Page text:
I CLEARLY recall when I was first confronted by Whanganui's racist underbelly.

I'd spent several quiet years here, blithely unaware of the tension - until I read the comments on an online news story in 2012, about spelling Whanganui with the "H".

It's cliched to call out the behaviour of anonymous internet trolls; actually I was more disturbed by the number of people unselfconsciously signing their names to their racist rants.

There's been plenty to disturb my mind in recent weeks, following my last column reflecting on what has changed - and what hasn't - in the two years since the NZ Geographic Board ruled our district was called Whanganui.


It prompted me to go and have a cup of tea with David James and Jillian Wychel, who have been Treaty of Waitangi educators for three decades.

David has a gentle, grounded energy that makes a person breathe out and settle; Jillian has an illuminating clarity. I like them both a very great deal and have enormous regard for their contributions.

I arrived with several burning questions, the first being why some people are so angry about the "H" in Whanganui.

There are people, who often have lived here for a long time, said Jillian, who have a story in their hearts and minds: a story of how things are. There's a great security in holding to that story. And it will not change unless there is a viable alternative story that resonates with them.

Like me, Jillian is curious about why this story about "Wanganui" is so deeply wound into people's thinking - indeed, their very identity.

David suggested it's part of the same phenomena that brought Trump to power: people who are feeling left behind, who feel under threat by the changing economy and culture. They're looking for explanations, and for scapegoats to blame for their circumstances.

It seems to me that the "Wanganui" of these people's story is changing and that's not comfortable.

The backlash isn't just about how we spell Whanganui, it's about how we say it, and how we hear it - especially by people who don't live here (like the newsreaders and weather forecasters). That raises interesting and nuanced issues about dialect and diversity among different iwi.


But more than the name is changing. There's a rising visibility of Maori organisations and formal iwi involvement in decision-making; and David and Jillian agree that this will become more pronounced and vibrant once the local Treaty settlement is finalised.

The pair have seen great shifts in people's thinking since the 1980s. But there's evidently a gulf between people who work for organisations that send them to Treaty workshops and people ... who don't. And who don't attend on their own volition. Because racists don't have any curiosity and don't want their views challenged, David reckons.

My other pressing question was the most skilful way to respond when confronted by racism. I've been blindsided several times - for instance when an acquaintance abruptly changed topic and went off on a diatribe about "those bloody Maoris". I'm not often lost for words but I was so shocked I didn't know what to say.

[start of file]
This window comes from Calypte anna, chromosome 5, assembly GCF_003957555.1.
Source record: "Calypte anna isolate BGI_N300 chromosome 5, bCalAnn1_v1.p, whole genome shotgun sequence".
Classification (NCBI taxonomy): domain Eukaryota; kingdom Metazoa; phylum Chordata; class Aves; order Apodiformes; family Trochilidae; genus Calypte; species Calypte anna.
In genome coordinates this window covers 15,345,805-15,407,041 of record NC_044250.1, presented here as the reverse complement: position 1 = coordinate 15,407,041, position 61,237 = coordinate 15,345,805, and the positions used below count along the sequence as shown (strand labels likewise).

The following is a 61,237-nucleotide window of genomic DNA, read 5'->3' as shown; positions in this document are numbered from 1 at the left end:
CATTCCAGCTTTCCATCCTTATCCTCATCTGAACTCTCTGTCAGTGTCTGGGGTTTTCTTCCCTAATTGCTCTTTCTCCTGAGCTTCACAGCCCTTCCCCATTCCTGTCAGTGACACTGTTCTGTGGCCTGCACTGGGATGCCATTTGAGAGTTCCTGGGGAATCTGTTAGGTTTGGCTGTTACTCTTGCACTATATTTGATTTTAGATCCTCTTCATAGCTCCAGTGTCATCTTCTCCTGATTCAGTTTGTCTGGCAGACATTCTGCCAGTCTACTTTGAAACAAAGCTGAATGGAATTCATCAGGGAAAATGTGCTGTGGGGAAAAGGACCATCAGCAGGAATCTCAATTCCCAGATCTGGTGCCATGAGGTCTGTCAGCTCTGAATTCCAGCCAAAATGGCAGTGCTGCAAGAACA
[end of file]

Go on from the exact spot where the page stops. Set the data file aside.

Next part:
I appreciated Jillian's perspective on this, which is that an individual, isolated conversation is not a learning opportunity for people with rigid views - except to hear that I don't agree with them.

"Simply saying, 'That is not the way I see the world' is an invitation for the person to ask, 'Well, tell me how you do see it'. But that's not likely to come, so you leave it at that point," says David.

David and Jillian ran me through what they see as pivotal moments in Whanganui's race relations: the occupation of Pākaitore, the subsequent joint working group established to manage that site, the debate about the museum's constitution, the controversy over council support for the Whanganui iwi exhibition at Te Papa. And more recently, the recognition of the river's legal personhood.

It's here that things can change, that people's curiosity can be kindled and the grip on old stories loosened. One-off encounters don't change people's hearts and minds but prolonged exposure and ongoing relationships do.

David and Jillian talked about the substantial changes they witnessed in several people serving in official positions, who began with staunch opposition to listening to Maori concerns and perspectives. When you have to work together - for instance on joint working groups - relationships develop and conversations are ongoing. That's the fertile field for change.

In the end, Jillian says she's optimistic.

A different story will emerge. It might be a long, long time in coming but racism will have an end eventually.

I asked what they thought would bring that about. There was a long pause.

They place their hope in an emerging post-settlement environment, in which Maori institutions will play a major role in local economies and societies. And in the creation of local identity, adds Jillian. People will see the benefits of working together.

She says, "For those who don't like it, they will just need to live with their discomfort basically. Because nothing stays the same, does it?"

■Rachel Rose is a writer and editor who has chosen to make her home in Whanganui since 2010. An extended version of this piece is online at www.facebook.com/rachelrose.writer